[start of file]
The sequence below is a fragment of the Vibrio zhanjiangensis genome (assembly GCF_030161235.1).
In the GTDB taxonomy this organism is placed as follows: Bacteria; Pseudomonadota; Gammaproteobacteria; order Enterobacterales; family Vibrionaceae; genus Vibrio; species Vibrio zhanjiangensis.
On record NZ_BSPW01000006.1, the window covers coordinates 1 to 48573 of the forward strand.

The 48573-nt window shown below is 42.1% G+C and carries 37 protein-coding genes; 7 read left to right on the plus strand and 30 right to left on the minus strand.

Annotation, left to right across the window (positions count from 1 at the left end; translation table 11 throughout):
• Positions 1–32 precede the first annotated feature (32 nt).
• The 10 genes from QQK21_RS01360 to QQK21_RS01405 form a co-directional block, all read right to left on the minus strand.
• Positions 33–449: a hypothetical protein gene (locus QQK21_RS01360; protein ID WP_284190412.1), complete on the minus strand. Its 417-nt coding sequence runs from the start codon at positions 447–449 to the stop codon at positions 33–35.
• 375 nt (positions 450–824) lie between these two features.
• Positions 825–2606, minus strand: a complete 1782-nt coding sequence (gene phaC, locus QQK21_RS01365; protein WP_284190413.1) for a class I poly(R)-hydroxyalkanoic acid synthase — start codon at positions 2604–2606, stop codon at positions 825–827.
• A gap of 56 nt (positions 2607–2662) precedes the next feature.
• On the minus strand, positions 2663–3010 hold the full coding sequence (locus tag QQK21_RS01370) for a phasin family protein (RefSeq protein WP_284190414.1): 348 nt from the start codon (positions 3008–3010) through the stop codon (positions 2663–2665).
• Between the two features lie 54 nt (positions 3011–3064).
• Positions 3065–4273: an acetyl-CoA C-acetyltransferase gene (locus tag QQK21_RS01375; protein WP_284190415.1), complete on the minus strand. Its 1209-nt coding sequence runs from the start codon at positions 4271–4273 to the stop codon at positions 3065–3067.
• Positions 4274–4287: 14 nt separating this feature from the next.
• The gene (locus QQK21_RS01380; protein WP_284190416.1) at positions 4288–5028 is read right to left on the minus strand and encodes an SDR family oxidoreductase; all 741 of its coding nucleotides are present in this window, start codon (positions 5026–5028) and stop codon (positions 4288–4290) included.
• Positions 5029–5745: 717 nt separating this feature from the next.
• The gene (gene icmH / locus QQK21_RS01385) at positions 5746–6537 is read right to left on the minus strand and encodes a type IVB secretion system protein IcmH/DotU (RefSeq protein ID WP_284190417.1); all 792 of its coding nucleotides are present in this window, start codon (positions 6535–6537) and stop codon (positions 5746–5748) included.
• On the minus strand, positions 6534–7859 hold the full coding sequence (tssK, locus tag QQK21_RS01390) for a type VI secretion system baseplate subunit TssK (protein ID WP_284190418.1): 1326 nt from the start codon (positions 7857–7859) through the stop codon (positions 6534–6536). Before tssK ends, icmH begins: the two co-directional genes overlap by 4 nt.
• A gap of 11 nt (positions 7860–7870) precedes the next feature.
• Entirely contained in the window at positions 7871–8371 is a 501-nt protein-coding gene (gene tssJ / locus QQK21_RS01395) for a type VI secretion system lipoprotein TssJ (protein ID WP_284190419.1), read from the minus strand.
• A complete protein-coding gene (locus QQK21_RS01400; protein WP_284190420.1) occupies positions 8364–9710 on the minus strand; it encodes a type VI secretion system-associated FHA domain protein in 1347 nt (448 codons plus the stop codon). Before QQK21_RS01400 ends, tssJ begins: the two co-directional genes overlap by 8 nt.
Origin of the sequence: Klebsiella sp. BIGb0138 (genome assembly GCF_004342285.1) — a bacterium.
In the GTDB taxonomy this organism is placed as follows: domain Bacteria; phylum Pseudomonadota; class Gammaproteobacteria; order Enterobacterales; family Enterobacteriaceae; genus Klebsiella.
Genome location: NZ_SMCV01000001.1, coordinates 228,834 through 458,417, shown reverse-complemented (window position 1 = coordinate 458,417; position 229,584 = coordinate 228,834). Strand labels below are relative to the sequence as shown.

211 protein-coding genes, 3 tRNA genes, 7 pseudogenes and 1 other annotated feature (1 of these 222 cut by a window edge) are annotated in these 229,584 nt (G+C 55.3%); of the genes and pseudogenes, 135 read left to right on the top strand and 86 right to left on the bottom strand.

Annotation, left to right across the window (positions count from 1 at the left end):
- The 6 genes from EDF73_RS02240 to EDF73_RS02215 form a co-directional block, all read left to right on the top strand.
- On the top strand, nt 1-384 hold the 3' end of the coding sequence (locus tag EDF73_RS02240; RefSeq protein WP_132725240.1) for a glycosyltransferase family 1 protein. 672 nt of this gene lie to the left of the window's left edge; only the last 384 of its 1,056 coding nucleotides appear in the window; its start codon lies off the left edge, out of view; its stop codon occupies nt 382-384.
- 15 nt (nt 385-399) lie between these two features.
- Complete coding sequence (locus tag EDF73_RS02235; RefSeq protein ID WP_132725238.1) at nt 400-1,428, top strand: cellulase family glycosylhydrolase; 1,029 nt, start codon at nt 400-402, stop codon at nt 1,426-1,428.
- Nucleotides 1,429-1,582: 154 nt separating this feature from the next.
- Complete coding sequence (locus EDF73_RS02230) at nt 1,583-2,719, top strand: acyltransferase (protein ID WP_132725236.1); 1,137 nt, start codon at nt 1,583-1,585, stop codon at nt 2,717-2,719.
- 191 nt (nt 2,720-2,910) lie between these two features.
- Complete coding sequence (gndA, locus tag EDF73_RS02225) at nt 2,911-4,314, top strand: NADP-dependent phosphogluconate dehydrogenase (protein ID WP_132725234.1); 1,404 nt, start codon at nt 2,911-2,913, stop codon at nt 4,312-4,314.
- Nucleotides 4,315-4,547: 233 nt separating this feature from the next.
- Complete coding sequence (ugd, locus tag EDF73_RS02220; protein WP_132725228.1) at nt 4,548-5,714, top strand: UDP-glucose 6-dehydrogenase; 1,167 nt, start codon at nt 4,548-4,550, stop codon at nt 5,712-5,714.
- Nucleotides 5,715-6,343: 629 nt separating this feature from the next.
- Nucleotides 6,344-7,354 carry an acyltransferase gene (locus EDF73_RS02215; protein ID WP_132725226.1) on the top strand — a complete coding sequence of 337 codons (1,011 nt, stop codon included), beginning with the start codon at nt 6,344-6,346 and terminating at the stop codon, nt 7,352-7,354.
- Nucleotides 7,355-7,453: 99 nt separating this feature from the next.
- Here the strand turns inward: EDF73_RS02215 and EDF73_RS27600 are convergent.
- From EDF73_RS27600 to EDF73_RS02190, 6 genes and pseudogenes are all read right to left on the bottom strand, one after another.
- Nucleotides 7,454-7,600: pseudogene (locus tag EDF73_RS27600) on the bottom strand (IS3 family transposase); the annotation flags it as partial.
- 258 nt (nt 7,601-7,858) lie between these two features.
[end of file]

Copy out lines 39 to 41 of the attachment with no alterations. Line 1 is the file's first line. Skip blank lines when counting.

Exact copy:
- Nucleotides 6,344-7,354 carry an acyltransferase gene (locus EDF73_RS02215; protein ID WP_132725226.1) on the top strand — a complete coding sequence of 337 codons (1,011 nt, stop codon included), beginning with the start codon at nt 6,344-6,346 and terminating at the stop codon, nt 7,352-7,354.
- Nucleotides 7,355-7,453: 99 nt separating this feature from the next.
- Here the strand turns inward: EDF73_RS02215 and EDF73_RS27600 are convergent.